Source: Based on a story found in
David Feldman
How Does Aspirin Find a Headache?
(New York: HarperCollins, 1993.) pages 9-11

CONSIDER THIS

Life isn’t a dress rehearsal. Whether you know it or not, you’re already in the circus ring of life. Most of the time, we sit quietly, maybe confused, gazing at the wooden stool dangled in front of us, silently debating about which leg is the most important.

“You will never get to the end of the journey if you stop to shy a stone at every dog that barks.” —Winston Churchill, Speech, 3 December 1923

“The shortest way to do many things is to do only one thing at a time.” —Richard Cecil

“If you chase two rabbits, both will escape.” —Source Unknown

THE TEACHER’S HAND

When Mrs. Klein told her first graders to draw a picture of something for which they were thankful, she thought how little these children, who lived in a deteriorating neighbourhood, actually had to be thankful for. She knew that most of the class would draw pictures of turkeys or of bountifully laden Thanksgiving tables. That was what they believed was expected of them.

What took Mrs. Klein aback was Douglas’s picture. Douglas was so forlorn and likely to be found close in her shadow as they went outside for recess. Douglas’s drawing was simply this:

A hand, obviously, but whose hand? The class was captivated by his image. “I think it must be the hand of God that brings us food,” said one student.

“A farmer,” said another, “because they grow the turkeys.” 

“It looks more like a policeman, and they protect us.” “I think,” said Lavinia, who was always so serious, “that it is supposed to be all the hands that help us, but Douglas could only draw one of them.”

Mrs. Klein had almost forgotten Douglas in her pleasure at finding the class so responsive. When she had the others at work on another project, she bent over his desk and asked whose hand it was.

Douglas mumbled, “It’s yours, Teacher.”

Then Mrs. Klein recalled that she had taken Douglas by the hand from time to time; she often did that with the children. But that it should have meant so much to Douglas  …

Source: Reader’s Digest

CONSIDER THIS

Today consider the silent language of hands: “Hands calm us, feed us, and scratch our backs. They intimidate, bless, encourage, and stop us. They soothe and caress. They draw our attention to the good and the bad, often suggesting exuberance or fear.” – Charles Flowers in the introduction to Elliott Erwitt’s Handbook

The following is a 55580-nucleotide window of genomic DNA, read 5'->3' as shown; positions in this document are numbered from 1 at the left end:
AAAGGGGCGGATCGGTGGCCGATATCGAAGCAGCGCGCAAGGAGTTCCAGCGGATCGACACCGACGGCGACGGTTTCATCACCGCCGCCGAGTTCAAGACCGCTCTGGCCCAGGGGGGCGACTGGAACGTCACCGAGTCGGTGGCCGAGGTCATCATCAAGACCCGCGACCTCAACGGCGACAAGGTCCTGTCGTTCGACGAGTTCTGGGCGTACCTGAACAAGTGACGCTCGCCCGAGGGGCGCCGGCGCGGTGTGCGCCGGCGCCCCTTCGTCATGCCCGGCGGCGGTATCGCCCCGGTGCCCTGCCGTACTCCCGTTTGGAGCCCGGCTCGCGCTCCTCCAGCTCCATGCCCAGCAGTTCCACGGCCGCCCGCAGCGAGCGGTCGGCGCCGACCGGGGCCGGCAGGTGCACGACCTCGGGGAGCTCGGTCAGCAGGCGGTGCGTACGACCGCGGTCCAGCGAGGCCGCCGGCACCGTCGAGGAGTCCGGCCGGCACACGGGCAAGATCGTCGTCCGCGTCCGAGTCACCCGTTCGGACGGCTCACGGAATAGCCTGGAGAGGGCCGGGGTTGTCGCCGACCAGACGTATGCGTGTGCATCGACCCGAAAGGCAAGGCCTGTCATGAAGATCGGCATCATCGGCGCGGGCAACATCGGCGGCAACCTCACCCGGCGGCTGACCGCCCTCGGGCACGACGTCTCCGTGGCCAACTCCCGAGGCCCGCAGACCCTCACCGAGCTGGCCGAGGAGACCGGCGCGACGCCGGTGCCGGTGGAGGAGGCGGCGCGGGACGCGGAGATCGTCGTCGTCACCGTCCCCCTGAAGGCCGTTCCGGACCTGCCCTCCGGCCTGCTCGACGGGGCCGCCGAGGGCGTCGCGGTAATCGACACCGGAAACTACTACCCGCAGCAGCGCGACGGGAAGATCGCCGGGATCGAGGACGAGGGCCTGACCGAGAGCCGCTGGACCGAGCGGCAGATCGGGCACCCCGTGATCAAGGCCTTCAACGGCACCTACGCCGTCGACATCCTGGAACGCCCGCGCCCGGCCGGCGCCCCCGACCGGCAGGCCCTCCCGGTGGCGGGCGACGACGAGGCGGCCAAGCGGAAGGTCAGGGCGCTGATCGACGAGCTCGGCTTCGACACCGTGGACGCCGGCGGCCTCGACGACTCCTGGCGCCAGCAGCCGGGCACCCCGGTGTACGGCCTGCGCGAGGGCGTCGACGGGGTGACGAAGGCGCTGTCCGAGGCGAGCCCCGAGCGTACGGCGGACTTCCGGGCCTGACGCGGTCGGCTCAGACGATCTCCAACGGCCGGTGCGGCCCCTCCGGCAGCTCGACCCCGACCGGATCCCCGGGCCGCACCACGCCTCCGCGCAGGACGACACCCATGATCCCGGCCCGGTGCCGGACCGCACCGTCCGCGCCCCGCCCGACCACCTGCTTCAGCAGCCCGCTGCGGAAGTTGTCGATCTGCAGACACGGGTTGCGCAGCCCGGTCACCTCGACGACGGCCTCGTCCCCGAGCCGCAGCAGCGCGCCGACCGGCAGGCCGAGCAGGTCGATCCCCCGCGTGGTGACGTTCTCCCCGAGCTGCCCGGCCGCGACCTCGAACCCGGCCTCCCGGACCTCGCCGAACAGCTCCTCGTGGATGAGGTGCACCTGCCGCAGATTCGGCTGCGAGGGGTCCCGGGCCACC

Today give thanks for the gift of hands in your life, your own and those of others who companioned and are still companioning you on the path of life: helping hands, affirming hands, encouraging hands, healing hands, open hands.

THE GOD WHO HIDES

The grandson of Rabbi Baruch, Yehiel, burst into tears in his room.

“Yehiel, Yehiel, why these tears? Why are you crying?”

“My friend cheated, it’s not just grandpa, it’s not fair for a friend to cheat!”

“But what did your friend do?”

“We were playing hide-and-seek. I hid so well that he could not find me; so he stopped playing, he did not look for me anymore. Do you understand, grandpa? I hid and he did not look for me. It’s not fair!”

Rabbi Baroukh, upset, began to caress the boy’s head, and tears flowed from his eyes:

“God, too, Yehiel,”he murmured, “God is sad too. God hides, and human beings do not seek Him. Do you understand, little Yehiel? God hides and humans do not even bother to look for Him. “

Source: Translated from Elie Wiesel
Contre la mélancolie
,  Célébration hassidique
(Paris : Seuil, 2014)

CONSIDER THIS

Guaranteed ways to miss the hidden God

  1. Live your life at high speed. No exceptions. Run hard.
  2. Stay scattered and distracted. The more clutter and activity, the better.
  3. Take everything personally. Never evaluate. Agree.
  4. Use blame liberally. It’s so invigorating. I wasn’t responsible, you were. Everything’s your fault.
  5. Don’t laugh, especially at yourself.
  6. Stay tied to your past. Elevate it to greatness. Live remembering and longing. Or missing. Why do it halfway? Go for it.
  7. Use the word ‘because.’ ‘I can’t change, because.’ Because is so little appreciated as a solvent for responsibility. Try using because. This will work.
  8. Never question or think for yourself. Just keep moving and accepting. (Refer to #1 and #3.)
  9. Continue to think of God as invisible and distant. Surely not present in this room. At this moment. Not while I’m reading a book.
  10. Reinforce the belief that your life is going to happen soon. This is not it, not yet. But one day. Maybe when I finish reading.

Paula D’Arcy, Sacred Threshold: Crossing the Inner Barrier to a Deeper Love